Can I file a complaint with the CA State Bar against an opposing attorney?

Asked over 5 years ago - San Francisco, CA

She has since been fired by my ex in our divorce. They kept filing motions to jack up the fees, made ridiculous claims, etc... Also, if my ex wants to represent himself from this point on is it my best interest to keep my attorney? Or reduce our costs by working together? There are numerous contentions between us (finances, support, child visitation) He wants to proceed with divorce. I do not, but am not willing to roll over and let myself be taken advantage of.

Attorney answers (1)

  1. L. Maxwell Taylor

    Contributor Level 20

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    Lawyer agrees

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    Answered . I am not licensed to practice law in California so the following should not be taken as legal advice, but simply as information intended to educate. If you need legal advice, please consult a lawyer who holds California licensure.

    I see several questions here:

    1. Can you file a complaint with the California State Bar against your wife's former lawyer?

    2. Has your wife's former lawyer committed some breach of ethical conduct which warrants discipline by the California State Bar?

    3. Is it in your best interest to continue with your lawyer or to represent yourself?


    First question: You can file a complaint with the State Bar, yes. Lots of people file complaints with the State Bar. Filing a complaint doesn't mean that the lawyer gets disciplined or that he did something wrong. Lots of people are mad at their spouse's lawyers, but that doesn't mean they did something wrong.

    Second question: The information you provide does not give me a basis to evaluate whether that lawyer did something wrong or not. So the answer I must give is "I can't tell one way or the other."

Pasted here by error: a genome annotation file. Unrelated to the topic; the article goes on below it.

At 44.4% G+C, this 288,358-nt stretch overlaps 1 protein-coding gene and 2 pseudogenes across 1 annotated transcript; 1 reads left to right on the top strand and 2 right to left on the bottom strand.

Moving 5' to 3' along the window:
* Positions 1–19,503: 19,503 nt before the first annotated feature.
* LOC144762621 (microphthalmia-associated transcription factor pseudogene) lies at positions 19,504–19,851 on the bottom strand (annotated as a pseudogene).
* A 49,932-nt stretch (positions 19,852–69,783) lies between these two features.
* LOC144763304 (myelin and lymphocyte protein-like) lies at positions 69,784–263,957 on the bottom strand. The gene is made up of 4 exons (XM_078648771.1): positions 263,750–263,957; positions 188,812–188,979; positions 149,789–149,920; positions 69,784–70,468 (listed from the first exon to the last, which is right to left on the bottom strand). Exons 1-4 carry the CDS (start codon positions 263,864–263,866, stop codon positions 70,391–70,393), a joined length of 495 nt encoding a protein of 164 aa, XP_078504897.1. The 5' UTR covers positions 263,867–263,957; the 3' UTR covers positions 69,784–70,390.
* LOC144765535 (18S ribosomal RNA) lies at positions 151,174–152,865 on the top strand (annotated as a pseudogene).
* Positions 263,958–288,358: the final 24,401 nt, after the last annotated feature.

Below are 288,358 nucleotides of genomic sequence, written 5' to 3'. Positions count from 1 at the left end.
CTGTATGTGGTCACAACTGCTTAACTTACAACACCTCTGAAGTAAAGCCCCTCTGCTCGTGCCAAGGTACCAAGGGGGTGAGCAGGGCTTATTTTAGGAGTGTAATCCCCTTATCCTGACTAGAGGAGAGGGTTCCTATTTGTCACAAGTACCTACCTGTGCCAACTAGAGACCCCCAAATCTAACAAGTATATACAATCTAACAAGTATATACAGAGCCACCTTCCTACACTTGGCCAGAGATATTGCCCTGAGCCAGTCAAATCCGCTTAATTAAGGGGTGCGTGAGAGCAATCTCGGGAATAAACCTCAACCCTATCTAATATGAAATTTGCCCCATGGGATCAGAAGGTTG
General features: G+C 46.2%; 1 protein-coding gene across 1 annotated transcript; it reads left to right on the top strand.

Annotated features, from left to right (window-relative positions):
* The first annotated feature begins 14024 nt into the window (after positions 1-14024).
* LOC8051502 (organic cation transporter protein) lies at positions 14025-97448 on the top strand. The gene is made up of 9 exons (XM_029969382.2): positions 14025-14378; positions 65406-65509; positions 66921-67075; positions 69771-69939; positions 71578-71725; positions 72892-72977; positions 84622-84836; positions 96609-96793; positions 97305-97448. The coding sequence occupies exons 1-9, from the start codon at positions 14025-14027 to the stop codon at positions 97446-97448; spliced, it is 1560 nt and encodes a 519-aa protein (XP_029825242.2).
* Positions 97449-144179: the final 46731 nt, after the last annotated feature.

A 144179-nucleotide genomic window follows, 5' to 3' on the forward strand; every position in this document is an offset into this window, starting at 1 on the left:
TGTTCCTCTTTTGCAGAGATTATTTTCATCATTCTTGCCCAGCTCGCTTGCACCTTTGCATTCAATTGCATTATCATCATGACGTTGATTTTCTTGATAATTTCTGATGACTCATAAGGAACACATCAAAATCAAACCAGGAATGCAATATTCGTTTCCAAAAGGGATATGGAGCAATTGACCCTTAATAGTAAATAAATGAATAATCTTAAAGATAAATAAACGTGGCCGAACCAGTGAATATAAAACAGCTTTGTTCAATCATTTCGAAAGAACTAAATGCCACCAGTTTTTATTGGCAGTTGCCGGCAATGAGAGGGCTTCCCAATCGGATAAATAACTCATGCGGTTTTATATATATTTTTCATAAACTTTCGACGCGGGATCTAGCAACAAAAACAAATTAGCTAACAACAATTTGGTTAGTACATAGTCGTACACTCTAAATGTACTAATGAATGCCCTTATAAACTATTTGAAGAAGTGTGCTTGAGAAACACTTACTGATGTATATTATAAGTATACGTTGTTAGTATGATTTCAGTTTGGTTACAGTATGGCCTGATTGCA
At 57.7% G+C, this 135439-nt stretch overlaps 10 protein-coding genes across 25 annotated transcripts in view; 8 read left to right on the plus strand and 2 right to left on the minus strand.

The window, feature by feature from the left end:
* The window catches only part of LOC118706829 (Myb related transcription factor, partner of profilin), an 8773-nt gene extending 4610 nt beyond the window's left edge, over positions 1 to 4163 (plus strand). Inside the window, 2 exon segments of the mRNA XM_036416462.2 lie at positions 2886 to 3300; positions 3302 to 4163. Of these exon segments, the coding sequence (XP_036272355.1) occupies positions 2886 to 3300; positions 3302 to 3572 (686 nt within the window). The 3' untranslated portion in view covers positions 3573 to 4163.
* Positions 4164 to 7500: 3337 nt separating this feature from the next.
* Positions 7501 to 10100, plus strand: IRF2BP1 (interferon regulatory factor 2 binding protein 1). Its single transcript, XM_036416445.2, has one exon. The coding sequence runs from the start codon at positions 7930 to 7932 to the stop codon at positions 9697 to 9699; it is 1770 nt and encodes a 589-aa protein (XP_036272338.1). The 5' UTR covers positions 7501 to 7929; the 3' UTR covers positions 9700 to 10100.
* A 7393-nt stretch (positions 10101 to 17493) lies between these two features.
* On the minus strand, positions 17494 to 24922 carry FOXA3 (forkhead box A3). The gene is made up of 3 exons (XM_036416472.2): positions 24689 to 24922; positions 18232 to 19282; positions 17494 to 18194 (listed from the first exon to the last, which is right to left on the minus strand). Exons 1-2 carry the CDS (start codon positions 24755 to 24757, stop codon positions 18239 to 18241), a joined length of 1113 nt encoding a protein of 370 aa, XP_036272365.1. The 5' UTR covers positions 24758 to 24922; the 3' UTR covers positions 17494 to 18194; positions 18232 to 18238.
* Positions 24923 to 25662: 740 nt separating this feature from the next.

Third question: If you want to know whether you should represent yourself, talk about it with your lawyer and see what he thinks. If you do not trust your lawyer, you should terminate that relationship and find a lawyer you trust to discuss that issue. Be prepared to pay the second lawyer at the time of the consult for discussing the issue with you. Often a consult with someone knowledgeable you trust will illuminate many issues that might never otherwise have come to mind. The answer to your question is, it depends upon the complexity of your circumstance and the relationship you have with your soon-to-be-ex-husband. It can be very costly if one party goes pro se and the other has counsel who must be paid. On the other hand, it can be very costly to accept a settlement in which one has agreed to substantially less than one is entitled to.

    Your lawyer is supposed to help you by counseling you in this regard. Find a California lawyer in whom you trust, and consult that person. Good luck.

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